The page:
Linear programming is a technique used to determine the best (or optimal) solution to a problem where there are a number of competing and usually interrelated choices. The technique requires that each restriction on the problem being modeled be formulated as a linear equation. The model consists of a set of linear equations with more unknowns than equations and thus there are many possible solutions. In order to determine the best of these solutions, it is necessary to decide which criteria will be used to determine the best. Once the criteria (usually maximum profit or minimum cost) is chosen, an equation is set up giving the amount each variable (or activity) contributes to the criteria. The linear program then determines which solution will maximize or minimize this criteria. The LP described in this write up was written to determine the best process and set of process conditions for converting steam exploded Aspen wood into a variety of chemical feedstocks. The LP is designed to maximize profit based on the sales value of the chemicals produced, the cost of raw materials and the processing costs incurred. The model is restricted by the raw material availability, the utility and chemical requirements of each process step, the capacity of each process step and the market requirements for each chemical produced. This report will give a detailed description of the model structure, will discuss the validity of the data used in the model as well as future requirements, will discuss the running of the model on the computer and will discuss analysis of the LP solution.
Service records of treated fence posts installed at the Petawawa forest experiment station at Chalk River, Ontarion have been compiled periodically since 1937 to evaluate the effectiveness of various wood preservatives. Untreated control posts of non-durable Eastern Canadian species had an average service life of from 3.0 to 8.3 years. A number of simple application processes as well as pressure treatments have proved to be very effective as indicated in the service life data presented. Posts of 20 species treated full length by the creosote thermal process are in remarkably good condition after 43 years. Those treated (to 36 inch height) were generally sound at the groundline but their tops were degraded after 18 to 25 years. Simple processes such as cold soaking, sap displacement and diffusion methods produced a service life of over 20 years with various wood species and preservative combinations. Some series of posts treated with copper chrome arsenate have attained a service life of 20 years with all of the posts remaining in service to 1980.
Stakes of various wood species as well as composite material of different species (plywood) were pressure-treated using a variety of preservatives and chemical loadings. Each stake is buried to half its length at the Petawawa Forest Experiment Station -- near Chalk River, Ontario. The oldest stakes in the plot are treated with copper abietate/pole oil and after 21 years all of the stakes are still performing well. Red pine stakes treated with copper chrome arsenate type B are also performing well after 19 years of service. Performance of the stakes is monitored yearly by examining each stake and assigning a rating according to the severity of decay present. Performances of the treated stakes are compared to untreated controls of the same species installed in the same plot. Preservative effectiveness is expressed as the average number of years in service over the percent stakes remaining in service at the time of examination. One hundred and twenty seven series of stakes are currently under test. Stakes treated with zinc thiocyanate and zinc thiocyanate/latex are performing better than expected to date.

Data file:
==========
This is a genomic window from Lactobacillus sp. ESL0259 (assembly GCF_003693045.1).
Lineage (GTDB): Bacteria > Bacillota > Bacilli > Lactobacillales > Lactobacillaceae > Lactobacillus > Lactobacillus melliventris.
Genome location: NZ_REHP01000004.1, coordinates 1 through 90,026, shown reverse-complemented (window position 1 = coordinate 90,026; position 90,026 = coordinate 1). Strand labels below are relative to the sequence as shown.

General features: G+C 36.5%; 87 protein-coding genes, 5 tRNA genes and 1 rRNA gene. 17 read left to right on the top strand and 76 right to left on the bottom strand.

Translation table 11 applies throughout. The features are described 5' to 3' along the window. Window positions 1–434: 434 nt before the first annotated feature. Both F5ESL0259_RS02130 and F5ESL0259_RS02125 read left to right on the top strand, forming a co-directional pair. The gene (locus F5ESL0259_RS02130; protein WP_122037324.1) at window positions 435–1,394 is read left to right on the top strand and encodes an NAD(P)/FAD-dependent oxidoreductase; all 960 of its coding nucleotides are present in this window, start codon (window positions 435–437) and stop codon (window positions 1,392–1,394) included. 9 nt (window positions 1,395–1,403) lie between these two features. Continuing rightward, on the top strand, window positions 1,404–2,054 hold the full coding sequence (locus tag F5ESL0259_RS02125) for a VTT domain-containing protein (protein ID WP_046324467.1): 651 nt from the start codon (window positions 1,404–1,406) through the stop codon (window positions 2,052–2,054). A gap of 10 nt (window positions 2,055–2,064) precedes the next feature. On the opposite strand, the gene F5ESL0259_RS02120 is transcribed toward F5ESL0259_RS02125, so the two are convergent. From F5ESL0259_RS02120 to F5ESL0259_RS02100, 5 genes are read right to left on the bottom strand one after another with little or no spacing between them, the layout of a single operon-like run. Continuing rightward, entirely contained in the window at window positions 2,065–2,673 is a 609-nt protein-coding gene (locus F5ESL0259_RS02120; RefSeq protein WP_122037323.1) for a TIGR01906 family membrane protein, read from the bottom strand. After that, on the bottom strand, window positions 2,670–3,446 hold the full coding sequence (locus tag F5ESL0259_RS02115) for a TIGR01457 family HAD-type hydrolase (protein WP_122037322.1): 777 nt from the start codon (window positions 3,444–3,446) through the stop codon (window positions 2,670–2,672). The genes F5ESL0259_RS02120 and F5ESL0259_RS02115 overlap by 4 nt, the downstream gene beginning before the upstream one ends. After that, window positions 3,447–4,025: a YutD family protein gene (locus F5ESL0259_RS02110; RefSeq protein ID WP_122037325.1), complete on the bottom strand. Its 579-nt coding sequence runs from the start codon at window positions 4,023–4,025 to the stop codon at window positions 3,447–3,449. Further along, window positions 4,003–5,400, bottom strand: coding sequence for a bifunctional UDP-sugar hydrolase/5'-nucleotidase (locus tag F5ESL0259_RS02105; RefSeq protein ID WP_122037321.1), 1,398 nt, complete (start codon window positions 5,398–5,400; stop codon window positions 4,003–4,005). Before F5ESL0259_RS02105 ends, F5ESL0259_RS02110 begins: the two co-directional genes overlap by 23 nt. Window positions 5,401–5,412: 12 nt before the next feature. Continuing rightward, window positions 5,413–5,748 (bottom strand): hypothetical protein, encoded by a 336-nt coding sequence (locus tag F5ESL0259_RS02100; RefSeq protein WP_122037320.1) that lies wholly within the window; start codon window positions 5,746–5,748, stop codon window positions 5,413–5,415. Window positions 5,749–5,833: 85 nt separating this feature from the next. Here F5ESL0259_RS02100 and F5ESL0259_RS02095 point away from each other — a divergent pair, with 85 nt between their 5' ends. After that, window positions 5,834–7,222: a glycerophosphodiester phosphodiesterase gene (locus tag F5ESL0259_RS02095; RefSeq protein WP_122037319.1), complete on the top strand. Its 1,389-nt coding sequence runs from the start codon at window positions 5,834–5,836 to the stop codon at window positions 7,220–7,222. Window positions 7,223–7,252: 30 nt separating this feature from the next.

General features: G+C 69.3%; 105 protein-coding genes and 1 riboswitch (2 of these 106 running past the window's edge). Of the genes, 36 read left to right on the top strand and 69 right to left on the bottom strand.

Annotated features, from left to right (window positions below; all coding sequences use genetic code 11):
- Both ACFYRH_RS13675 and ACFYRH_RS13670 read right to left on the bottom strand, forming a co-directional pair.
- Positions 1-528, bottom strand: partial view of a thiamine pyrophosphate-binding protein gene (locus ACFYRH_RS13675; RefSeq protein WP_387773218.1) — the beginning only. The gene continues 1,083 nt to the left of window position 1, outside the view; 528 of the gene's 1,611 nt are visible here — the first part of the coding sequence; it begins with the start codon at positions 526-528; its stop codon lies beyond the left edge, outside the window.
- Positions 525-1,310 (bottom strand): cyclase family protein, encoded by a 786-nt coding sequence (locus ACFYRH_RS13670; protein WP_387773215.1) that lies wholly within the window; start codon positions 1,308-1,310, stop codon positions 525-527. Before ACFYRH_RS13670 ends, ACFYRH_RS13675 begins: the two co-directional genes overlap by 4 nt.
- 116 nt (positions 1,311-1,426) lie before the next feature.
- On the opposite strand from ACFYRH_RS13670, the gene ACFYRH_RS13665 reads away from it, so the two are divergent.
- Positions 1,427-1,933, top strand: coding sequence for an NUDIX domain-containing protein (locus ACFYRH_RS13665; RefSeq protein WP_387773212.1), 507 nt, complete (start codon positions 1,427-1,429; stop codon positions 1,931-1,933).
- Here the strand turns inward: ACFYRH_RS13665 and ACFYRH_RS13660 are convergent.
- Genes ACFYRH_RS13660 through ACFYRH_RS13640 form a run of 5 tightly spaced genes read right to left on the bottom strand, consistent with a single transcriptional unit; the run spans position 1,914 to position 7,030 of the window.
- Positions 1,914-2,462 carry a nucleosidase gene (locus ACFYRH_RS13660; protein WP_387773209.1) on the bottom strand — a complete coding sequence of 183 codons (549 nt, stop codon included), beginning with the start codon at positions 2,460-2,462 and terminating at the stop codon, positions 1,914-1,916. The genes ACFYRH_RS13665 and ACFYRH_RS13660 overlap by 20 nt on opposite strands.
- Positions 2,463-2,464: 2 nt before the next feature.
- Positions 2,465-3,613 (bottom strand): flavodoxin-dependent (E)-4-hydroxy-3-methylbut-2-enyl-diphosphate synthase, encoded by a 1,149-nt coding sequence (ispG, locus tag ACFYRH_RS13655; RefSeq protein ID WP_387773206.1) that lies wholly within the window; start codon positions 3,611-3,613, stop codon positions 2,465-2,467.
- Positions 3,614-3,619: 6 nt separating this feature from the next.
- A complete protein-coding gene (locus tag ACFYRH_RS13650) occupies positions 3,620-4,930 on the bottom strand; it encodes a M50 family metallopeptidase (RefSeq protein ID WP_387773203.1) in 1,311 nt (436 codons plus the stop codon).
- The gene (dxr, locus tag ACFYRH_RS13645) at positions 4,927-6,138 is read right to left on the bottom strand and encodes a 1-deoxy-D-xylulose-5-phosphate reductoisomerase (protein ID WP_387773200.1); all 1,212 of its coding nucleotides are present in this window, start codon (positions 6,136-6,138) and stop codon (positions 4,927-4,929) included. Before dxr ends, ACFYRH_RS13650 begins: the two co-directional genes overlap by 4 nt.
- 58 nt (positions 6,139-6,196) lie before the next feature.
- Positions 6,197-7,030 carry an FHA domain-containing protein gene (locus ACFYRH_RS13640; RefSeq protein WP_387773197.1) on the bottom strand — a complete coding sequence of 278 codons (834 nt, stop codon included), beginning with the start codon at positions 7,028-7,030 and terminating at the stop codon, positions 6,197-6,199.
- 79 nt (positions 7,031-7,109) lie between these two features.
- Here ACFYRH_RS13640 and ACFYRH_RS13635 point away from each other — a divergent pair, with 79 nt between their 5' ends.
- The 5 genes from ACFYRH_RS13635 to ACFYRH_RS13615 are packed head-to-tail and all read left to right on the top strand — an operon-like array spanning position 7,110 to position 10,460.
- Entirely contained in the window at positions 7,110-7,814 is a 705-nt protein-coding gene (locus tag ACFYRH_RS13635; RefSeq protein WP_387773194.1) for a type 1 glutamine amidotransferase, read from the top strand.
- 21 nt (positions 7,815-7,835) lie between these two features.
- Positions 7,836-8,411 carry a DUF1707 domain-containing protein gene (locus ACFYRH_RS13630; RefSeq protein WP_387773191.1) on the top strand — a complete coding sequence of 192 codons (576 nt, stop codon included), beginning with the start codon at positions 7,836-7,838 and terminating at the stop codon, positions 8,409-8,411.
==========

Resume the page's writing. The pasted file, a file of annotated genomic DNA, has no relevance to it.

Spruces are generally considered marginal species for use as utility poles because of their low permeability to wood preservatives in pressure treatments, a tendency to develop checks, and low natural decay resistance. In areas such as Eastern Canada, where other more suitable species are in short supply, a detailed study of locally grown spruces is essential to determine their suitability for use as utility poles. This investigation was initiated in 1977 and has been supported in part by the Canadian Government, the Canadian Electrical Association, and Domtar Chemicals Group Inc, co-operatively. Detailed information on the background, scope, materials and procedures are presented in a working plan prepared by J.Krzyzewski and J.K.Shields (Branch Study No. EFP-23-191) in January 1977. The objective of the investigation was to assess the effect of various factors (time of felling and peeling of poles, storage period, moisture content, kerfing and incising), on the treatability of eastern spruce poles with varied preservatives and treatment methods, and on their quality and performance in use. It was expected that the investigation would provide the information necessary for improved utilization of eastern spruces in the production of pressure treated utility poles. The results were to be made available to the utility companies, the wood treating industry, and to the Canadian Standards Association. Since this was a long-term study it was planned to report the results as the investigation progresses, with a comprehensive report to be prepared at the completion of the study.